Colorectal cancer genomics and designing rational trials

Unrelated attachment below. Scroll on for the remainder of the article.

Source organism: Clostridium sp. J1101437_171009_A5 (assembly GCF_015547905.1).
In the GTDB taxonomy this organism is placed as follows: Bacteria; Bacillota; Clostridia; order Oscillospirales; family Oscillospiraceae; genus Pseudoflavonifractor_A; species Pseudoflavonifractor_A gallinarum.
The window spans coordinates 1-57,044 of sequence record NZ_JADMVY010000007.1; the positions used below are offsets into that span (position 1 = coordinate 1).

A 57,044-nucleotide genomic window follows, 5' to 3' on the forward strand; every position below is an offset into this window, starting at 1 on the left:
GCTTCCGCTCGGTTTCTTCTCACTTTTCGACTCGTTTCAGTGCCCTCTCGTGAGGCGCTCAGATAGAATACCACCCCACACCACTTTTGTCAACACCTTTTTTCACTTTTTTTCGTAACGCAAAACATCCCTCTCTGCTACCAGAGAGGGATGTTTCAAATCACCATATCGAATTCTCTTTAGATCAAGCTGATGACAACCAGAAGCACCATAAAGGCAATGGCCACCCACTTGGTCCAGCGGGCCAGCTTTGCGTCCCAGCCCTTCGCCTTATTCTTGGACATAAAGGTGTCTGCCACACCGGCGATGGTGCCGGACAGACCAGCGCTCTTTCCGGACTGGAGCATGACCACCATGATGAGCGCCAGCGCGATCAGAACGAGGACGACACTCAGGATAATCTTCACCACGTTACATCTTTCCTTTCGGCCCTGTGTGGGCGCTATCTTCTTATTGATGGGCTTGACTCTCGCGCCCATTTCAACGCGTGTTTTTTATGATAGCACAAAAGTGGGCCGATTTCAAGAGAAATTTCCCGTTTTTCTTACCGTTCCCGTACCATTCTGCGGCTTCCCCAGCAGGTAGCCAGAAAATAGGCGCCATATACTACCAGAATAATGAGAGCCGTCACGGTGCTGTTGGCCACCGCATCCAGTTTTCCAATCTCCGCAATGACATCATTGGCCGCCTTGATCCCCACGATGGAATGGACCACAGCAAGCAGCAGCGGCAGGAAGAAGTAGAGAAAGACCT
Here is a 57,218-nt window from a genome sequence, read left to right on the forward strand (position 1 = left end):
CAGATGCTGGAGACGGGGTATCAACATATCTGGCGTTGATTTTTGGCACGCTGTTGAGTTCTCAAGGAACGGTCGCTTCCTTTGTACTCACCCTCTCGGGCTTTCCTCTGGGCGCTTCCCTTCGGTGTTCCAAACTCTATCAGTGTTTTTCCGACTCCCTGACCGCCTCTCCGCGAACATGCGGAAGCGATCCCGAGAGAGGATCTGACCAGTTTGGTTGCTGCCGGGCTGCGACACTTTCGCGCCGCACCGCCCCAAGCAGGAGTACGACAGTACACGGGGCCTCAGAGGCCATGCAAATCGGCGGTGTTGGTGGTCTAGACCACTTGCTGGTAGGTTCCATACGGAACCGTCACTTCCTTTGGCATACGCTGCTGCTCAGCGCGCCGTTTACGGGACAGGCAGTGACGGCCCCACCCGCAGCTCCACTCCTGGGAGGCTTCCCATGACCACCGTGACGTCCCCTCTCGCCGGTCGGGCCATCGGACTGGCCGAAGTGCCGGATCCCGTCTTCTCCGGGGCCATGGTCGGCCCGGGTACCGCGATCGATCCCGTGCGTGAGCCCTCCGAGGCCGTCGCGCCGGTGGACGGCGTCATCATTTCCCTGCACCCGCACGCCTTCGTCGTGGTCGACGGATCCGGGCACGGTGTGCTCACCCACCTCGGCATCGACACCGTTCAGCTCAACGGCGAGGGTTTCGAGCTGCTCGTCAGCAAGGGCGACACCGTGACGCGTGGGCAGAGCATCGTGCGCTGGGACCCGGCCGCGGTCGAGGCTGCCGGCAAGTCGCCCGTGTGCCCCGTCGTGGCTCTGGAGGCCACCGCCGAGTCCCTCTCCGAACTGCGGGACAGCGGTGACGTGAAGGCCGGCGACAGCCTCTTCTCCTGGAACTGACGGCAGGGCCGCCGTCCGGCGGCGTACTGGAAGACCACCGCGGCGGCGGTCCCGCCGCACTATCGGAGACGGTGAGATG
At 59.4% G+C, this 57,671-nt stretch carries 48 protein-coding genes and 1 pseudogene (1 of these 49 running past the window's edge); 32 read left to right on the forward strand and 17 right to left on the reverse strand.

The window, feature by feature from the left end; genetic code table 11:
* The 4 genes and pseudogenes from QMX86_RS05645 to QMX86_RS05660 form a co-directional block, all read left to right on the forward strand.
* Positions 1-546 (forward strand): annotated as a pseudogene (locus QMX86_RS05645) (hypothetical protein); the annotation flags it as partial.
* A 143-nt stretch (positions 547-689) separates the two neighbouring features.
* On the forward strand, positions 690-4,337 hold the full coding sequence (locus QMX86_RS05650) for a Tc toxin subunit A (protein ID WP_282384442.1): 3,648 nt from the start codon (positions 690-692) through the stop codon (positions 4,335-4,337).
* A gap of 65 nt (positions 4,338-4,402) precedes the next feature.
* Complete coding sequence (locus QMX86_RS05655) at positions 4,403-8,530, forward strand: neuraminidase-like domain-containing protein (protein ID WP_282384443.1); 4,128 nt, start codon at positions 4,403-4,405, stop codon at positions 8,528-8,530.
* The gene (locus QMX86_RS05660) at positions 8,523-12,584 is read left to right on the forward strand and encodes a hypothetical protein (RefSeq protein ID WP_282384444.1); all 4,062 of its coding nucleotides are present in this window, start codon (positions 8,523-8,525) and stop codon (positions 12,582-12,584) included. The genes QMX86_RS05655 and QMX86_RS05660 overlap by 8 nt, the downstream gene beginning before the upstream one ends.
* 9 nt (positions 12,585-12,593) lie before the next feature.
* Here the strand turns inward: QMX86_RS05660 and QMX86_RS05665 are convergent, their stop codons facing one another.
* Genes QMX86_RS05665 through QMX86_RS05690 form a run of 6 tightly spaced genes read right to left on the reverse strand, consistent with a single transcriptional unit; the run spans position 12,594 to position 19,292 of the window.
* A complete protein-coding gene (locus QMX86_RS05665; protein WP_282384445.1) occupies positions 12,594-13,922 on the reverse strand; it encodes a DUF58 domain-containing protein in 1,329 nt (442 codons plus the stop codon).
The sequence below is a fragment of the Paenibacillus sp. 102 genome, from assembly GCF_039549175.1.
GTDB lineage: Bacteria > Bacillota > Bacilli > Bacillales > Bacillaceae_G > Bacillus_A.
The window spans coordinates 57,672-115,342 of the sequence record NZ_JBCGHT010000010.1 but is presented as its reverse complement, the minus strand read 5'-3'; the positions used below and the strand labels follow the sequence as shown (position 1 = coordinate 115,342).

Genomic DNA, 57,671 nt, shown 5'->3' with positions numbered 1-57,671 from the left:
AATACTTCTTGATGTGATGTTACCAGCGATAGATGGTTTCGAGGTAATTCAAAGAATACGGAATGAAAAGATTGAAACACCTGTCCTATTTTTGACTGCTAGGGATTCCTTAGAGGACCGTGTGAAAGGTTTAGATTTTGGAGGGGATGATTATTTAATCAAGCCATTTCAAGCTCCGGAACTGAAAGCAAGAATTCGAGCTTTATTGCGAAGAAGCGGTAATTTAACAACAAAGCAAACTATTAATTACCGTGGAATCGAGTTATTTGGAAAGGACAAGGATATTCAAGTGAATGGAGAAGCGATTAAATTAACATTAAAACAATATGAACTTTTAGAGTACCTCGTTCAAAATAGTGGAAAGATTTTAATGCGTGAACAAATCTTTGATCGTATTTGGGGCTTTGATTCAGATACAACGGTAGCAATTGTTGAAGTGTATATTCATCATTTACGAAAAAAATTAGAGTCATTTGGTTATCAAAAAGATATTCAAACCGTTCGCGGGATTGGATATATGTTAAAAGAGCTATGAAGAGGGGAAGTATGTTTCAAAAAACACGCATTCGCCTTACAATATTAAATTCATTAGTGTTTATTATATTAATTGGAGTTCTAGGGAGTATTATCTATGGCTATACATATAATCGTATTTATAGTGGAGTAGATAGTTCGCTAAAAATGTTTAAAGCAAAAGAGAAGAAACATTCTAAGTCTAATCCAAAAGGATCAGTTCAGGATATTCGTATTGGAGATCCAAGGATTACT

The widespread use of next generation sequencing (NGS) has led to a refined understanding of the genomics of colorectal cancer (CRC). However, progress in the use of molecular biomarkers in standard practice has been slow, and there is no approved targeted therapy for CRC based on a positive predictive marker yet. In this review, we will first summarize biomarkers with clinical utility in standard practice or targeted therapy trials and then consider how to rationally design clinical trials to more effectively target CRC. Specifically, we will discuss current clinical applications of genomic information consisting of the use of the MAPK (mitogen-activated protein kinase) pathway genes KRAS, NRAS, and BRAF as prognostic and predictive biomarkers for standard treatment, risk stratification by primary tumor site and consideration of tumor laterality in patient selection for epidermal growth factor receptor (EGFR) antibody treatment, and the evaluation for genomic biomarkers, including BRAF V600E, HER2 amplification, and gene rearrangements, for targeted therapies in clinical trials. Applying lessons from targeted therapy trials in CRC, we now appreciate that both tumor genomics and tissue of origin affect targeted therapy response and that the development of resistance to targeted therapies is dynamic and often subclonal. Based on these understandings, we propose the design of adaptive clinical trials that evaluate real-time pharmacodynamic markers and monitor tumor subpopulations during the course of treatment to overcome challenges targeting genetic drivers in CRC.